When the history of the payments industry is updated, Oct. 1, 2011, is apt to stand out as D-Day: the day debit interchange controls kicked in under the Durbin Amendment to the Dodd-Frank Wall Street Reform and Consumer Protection Act of 2010. Said amendment instructed the Federal Reserve Board to cap debit card interchange at a rate deemed "reasonable and proportional" to costs incurred by issuing banks.
Following a contentious public comment period and implementation delays, a Fed-established cap of 21 cents plus 0.05 percent of the transaction on debit card payments (with an additional penny for issuers that take certain security measures) took effect on Oct. 1. But not without hues and cries from all sides of the debate.
The largest banks - which, combined, issue about 45 percent of the debit cards in U.S. consumers' wallets - reacted, as expected, with new fees and deep cuts in card-based rewards programs.
New York attorney Lloyd Constantine challenged claims by Bank of America Corp. and JPMorgan Chase & Co. that the fee changes were a direct result of the new interchange caps. He characterized BofA's public statements as "an attempt to rationalize and obfuscate one of the largest illegal transfers of wealth from consumers to banks in American history," in an opinion piece titled "Charging for Debit Cards is Robbery" and published Oct. 6 in the New York Times.
Constantine led a class-action lawsuit on behalf of retailers and against MasterCard Worldwide and Visa Inc. that ended with out-of-court settlements in 2003 and the card companies subsequently shelling out $3.4 billion to merchants to cover alleged overcharges.
Sen. Dick Durbin, D-Ill., who wrote the legislation that now bears his name, also took BofA to task, urging customers to "vote with your feet. Get the heck out of that bank."
It's not as though consumers need encouragement to leave big banks: community banks and credit unions added 5 million new checking accounts for disgruntled former big bank customers last year, according to Moebs $ervices Inc., an Illinois firm that tracks consumer banking trends.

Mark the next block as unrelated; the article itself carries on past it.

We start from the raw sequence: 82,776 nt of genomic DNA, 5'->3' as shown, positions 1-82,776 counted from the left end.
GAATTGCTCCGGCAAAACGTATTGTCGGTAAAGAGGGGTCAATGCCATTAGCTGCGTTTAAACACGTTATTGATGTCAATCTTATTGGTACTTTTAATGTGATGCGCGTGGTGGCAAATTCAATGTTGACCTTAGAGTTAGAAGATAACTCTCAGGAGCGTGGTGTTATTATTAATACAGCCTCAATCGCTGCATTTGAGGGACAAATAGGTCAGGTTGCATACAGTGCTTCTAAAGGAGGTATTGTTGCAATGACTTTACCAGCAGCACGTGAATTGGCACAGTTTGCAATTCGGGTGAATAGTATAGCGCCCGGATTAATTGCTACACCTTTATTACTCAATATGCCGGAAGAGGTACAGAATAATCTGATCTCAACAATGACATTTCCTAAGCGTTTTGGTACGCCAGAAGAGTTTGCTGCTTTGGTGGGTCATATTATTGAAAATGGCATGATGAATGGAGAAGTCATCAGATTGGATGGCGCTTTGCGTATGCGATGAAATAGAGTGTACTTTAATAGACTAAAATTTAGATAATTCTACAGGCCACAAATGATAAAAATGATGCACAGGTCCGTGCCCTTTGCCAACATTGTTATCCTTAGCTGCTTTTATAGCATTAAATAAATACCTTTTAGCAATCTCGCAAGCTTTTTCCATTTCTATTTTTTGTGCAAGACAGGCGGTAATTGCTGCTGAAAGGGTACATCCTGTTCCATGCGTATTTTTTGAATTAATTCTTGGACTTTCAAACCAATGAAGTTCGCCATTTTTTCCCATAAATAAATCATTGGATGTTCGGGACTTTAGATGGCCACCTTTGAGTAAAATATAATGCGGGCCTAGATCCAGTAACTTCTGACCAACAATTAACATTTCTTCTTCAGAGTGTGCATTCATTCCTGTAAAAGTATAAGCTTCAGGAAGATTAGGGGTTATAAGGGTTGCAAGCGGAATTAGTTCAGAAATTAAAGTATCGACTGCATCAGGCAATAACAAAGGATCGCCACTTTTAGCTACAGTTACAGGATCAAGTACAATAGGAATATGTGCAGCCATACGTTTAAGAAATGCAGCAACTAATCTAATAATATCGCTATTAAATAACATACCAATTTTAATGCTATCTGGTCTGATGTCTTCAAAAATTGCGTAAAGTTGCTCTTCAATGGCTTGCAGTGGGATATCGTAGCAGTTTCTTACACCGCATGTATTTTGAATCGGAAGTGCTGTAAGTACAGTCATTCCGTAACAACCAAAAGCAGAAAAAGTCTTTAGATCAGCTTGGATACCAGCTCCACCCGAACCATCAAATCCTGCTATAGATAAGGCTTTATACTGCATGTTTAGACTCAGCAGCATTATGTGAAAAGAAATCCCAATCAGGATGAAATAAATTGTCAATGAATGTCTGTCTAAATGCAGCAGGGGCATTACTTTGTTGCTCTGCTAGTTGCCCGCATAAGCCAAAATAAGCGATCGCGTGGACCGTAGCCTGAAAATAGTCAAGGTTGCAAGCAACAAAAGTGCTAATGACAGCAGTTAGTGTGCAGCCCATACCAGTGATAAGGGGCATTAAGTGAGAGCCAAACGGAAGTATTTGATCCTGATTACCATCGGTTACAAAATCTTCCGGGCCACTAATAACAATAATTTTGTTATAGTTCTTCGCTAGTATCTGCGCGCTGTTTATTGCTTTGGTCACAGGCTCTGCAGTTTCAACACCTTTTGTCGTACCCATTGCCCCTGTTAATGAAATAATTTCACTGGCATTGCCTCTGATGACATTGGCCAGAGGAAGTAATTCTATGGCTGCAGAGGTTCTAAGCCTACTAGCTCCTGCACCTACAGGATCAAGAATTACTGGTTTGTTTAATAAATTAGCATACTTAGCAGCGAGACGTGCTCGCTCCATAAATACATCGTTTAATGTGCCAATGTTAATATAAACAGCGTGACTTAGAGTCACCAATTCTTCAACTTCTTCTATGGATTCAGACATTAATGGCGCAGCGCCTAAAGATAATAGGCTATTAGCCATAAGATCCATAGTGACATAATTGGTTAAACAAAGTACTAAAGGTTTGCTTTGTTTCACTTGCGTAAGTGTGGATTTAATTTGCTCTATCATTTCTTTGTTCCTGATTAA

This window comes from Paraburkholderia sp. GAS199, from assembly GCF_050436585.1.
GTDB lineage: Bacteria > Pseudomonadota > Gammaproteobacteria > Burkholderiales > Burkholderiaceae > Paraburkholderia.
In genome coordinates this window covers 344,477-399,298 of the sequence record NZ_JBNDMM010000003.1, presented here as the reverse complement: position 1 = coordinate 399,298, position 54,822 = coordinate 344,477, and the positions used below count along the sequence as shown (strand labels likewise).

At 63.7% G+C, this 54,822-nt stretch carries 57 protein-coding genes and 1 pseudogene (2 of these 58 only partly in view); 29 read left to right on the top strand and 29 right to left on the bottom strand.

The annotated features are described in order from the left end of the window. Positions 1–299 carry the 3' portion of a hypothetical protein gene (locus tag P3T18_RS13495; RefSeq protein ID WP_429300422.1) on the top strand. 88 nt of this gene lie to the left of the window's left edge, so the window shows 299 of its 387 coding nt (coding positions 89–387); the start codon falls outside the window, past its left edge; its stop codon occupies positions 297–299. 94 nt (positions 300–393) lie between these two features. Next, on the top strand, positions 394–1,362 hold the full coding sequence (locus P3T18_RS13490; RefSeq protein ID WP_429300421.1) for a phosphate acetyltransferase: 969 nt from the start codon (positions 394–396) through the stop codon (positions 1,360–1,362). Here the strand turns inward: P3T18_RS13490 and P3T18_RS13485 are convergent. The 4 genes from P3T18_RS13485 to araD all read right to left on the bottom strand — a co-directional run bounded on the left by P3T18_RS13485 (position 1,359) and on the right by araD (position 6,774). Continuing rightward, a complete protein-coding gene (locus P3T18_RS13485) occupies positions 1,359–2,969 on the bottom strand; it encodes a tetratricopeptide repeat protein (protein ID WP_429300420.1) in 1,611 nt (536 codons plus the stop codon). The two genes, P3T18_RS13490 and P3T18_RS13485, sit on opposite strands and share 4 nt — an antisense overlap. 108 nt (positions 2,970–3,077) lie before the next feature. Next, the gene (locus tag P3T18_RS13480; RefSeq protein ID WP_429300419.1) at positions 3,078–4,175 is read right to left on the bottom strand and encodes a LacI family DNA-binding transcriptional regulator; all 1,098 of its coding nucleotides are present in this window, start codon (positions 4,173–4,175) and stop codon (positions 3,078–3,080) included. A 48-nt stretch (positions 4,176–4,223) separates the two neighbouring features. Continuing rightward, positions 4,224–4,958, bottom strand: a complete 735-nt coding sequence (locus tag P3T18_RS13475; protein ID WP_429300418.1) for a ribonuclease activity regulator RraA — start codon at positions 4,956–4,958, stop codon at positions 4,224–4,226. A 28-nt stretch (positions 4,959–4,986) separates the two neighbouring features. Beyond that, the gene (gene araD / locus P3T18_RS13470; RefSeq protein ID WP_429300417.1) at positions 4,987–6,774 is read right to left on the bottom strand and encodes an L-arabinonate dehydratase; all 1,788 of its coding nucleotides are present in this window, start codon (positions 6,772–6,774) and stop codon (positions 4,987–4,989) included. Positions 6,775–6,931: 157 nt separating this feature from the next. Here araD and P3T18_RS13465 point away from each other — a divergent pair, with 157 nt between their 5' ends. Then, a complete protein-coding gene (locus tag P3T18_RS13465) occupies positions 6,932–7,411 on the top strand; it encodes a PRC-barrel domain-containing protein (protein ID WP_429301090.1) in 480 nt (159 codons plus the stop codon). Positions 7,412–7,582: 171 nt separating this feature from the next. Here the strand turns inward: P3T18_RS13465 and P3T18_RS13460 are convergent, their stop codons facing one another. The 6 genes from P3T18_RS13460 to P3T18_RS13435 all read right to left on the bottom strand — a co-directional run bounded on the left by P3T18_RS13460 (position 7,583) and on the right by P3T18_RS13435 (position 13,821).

Mike Moebs, an economist and the firm's Chief Executive Officer, predicts at least another 8 million checking accountholders will flee the largest banks and turn to free checking accounts with debit cards at community banks and credit unions. "To paraphrase Mark Twain, the death of free checking has been greatly exaggerated," Moebs said.
A recent press release from the American Bankers Association seems to back that assertion. A survey of consumers conducted on behalf of the ABA in August 2011 found 71 percent pay no monthly bank account fees. Eleven percent of consumers said they paid $3 or less in monthly account fees.
Meanwhile, credit unions, card acquiring organizations and some smaller banks are making public relations hay with pledges to buck the big-bank trend by not cutting back, and even enhancing, the value of debit cards to cardholders and merchants.
Arvest Bank, a regional bank operating in Arkansas, Oklahoma, Missouri and Kansas, affirmed in October its "commitment to providing a feature-rich free checking account" with free checks, debit cards with rewards, and free online and mobile access.
But executives at most of the remaining 20,000-plus banks and credit unions said they're bracing for big dips in revenues and searching for products and services to help fill those anticipated shortfalls. "It is highly likely, especially beginning about 18 months after the effective date of Durbin that rates [charged by large and small issuers alike] will move ever closer to one another," said Lee Manfred, a Partner at First Annapolis Consulting Inc. in Linthicum, Md.